NOEL KING, HOST:
There's a special election today in Ohio that's getting a lot of national attention. The 12th Congressional District represents suburban Columbus, and it has been reliably Republican for more than 30 years. But a longtime incumbent, Pat Tiberi, resigned, and the race to succeed him has become very competitive. Danny O'Connor, a 31-year-old Democrat, is posing a real challenge to the Republican candidate, Troy Balderson, so much so that President Trump traveled to the district last weekend to rally for Balderson.
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PRESIDENT DONALD TRUMP: To continue our incredible success, we must elect more Republicans, and we must elect Troy Balderson. We have to elect Troy.
KING: Henry Gomez is a political reporter for BuzzFeed. He's been covering this race.
Good morning, Henry.
HENRY GOMEZ: Good morning. Thanks for having me.
KING: Happy to have you. Tell us a little bit about O'Connor, the Democrat, and Balderson, the Republican.
GOMEZ: So Danny O'Connor is a young, up-and-coming Democrat from Franklin County, Ohio, which includes the Columbus area. And really, he's the type of Democrat that the party needs to pick off districts like this one, which has been Republican for more than three decades. He's positioned himself as a moderate, a pragmatist. Early on in his campaign, he said that he would not support Nancy Pelosi to be speaker of the House if she came up for a vote in the caucus.
And really, that's been his calling card in this entire race, whereas Troy Balderson is a - sort of a fixture in Ohio Republican politics. He's a state senator. He's conservative but more aligned with the establishment. And he was the candidate that the establishment rallied behind in the earlier primary because they were convinced he was the best type of Republican to win this seat in a special election - not too far to the right that he would alienate some of the more moderate independent voters, but conservative enough to sort of continue on the tradition of Pat Tiberi and of Governor John Kasich, who used to hold the seat.
KING: All right. So an establishment Republican - what does that mean about his relationship to President Trump? How is Mr. Balderson framing that?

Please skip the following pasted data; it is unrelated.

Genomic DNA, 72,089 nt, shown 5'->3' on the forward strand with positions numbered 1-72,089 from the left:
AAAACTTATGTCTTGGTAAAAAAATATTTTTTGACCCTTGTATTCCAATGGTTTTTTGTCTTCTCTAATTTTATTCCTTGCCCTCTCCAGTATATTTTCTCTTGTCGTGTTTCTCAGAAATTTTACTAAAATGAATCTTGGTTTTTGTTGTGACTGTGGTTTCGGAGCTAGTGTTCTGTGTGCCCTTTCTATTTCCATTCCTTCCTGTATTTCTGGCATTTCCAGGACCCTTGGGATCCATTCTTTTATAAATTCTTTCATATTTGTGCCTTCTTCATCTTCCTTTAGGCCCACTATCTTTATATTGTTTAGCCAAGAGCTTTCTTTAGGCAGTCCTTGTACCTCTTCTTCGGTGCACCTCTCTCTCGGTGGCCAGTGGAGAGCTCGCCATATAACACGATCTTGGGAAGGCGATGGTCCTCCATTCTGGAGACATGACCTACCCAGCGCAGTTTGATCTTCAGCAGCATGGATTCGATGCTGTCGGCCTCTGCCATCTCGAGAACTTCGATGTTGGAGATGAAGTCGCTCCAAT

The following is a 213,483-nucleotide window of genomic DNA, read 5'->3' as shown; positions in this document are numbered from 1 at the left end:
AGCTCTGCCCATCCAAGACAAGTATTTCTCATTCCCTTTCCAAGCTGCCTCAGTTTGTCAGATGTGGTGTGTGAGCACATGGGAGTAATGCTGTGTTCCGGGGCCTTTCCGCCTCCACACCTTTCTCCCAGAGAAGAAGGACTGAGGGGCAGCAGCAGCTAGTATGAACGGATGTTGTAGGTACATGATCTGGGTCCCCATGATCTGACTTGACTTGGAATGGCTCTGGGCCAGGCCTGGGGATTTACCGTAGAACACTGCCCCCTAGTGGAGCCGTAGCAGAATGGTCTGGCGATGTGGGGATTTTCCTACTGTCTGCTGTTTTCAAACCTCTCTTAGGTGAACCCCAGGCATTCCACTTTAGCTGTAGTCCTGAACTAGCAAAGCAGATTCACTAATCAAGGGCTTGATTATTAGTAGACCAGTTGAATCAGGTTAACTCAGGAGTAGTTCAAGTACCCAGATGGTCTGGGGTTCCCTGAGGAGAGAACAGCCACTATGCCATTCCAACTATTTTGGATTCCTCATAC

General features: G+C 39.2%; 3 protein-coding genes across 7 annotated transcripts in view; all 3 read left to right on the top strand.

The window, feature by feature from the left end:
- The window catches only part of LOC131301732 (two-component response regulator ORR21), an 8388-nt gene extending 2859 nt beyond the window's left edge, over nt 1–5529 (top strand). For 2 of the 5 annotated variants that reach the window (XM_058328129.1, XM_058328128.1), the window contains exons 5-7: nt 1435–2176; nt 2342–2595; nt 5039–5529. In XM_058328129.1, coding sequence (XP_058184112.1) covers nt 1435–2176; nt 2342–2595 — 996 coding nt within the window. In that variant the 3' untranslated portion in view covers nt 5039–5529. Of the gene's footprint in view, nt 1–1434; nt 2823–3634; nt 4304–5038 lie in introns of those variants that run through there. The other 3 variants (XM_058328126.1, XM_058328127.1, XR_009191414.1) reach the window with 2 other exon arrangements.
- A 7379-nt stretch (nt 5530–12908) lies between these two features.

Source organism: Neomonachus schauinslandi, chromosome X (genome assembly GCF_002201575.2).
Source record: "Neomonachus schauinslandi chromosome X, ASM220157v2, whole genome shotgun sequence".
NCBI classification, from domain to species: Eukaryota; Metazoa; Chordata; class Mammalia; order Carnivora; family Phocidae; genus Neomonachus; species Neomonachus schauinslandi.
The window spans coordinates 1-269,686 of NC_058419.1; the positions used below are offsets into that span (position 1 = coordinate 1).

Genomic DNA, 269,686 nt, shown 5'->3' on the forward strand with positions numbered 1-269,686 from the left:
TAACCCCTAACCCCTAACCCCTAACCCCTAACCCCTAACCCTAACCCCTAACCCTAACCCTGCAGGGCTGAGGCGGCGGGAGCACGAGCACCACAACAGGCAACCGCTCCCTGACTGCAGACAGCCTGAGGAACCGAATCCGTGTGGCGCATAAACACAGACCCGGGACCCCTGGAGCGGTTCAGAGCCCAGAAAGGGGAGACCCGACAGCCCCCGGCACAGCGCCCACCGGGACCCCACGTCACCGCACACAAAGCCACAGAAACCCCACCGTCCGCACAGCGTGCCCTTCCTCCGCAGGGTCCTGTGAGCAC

GOMEZ: Well, he's had to align himself closer to Trump than he probably would like. I mean, Trump did win this district by 11 points in 2016. But, you know, he had to - they have to rally their base to get out, especially in the rural and Appalachian parts of this district today, and that's why you saw, you know, the president here on Saturday. It was a pretty big ask. There's been some speculation over whether Balderson himself was the one that invited the president or if it was one of the national Republican...
KING: Oh, we don't know that.
GOMEZ: ...Groups that is involved in this race (laughter).
KING: That's interesting. It could have been that Mr. Balderson did not want President Trump there.
GOMEZ: I think he was happy that the president came. At least, that's the signal that his campaign has sent. But it was more likely - you know, there's a lot of national interest in this race. The Republican National Committee's co-chair is an Ohioan, and he's been here helping. The National Republican Congressional Committee is led by Steve Stivers, a congressman from a neighboring district, so he's been very involved in this race. And there's been, like, you know, almost $4 million in national money pouring in...
KING: A lot of money coming in.
GOMEZ: ...On the Republican side.
KING: ...Lot of money coming in on the Republican side. Let me ask you briefly about Danny O'Connor, the Democrat. Are national Democratic groups excited about this guy?
GOMEZ: They are, but they've had to play it a little safer. You know, since he's been campaigning as somebody who wouldn't vote for Nancy Pelosi, you know, it's hard for him to then go and take money from groups that are aligned with Nancy Pelosi. But the Democratic Congressional Campaign Committee did start investing a few weeks ago with some TV ads. That has been helpful. The Democrats were excited about that. And really, they need districts like this if they're going take back the House in November. So they are all playing nice together, and really, they're very excited about the opportunity to pick up this seat if it happens.
KING: Henry Gomez is a political reporter for BuzzFeed. He's based in Ohio. Henry, thanks so much.
GOMEZ: My pleasure. Thanks for having me. Transcript provided by NPR, Copyright NPR.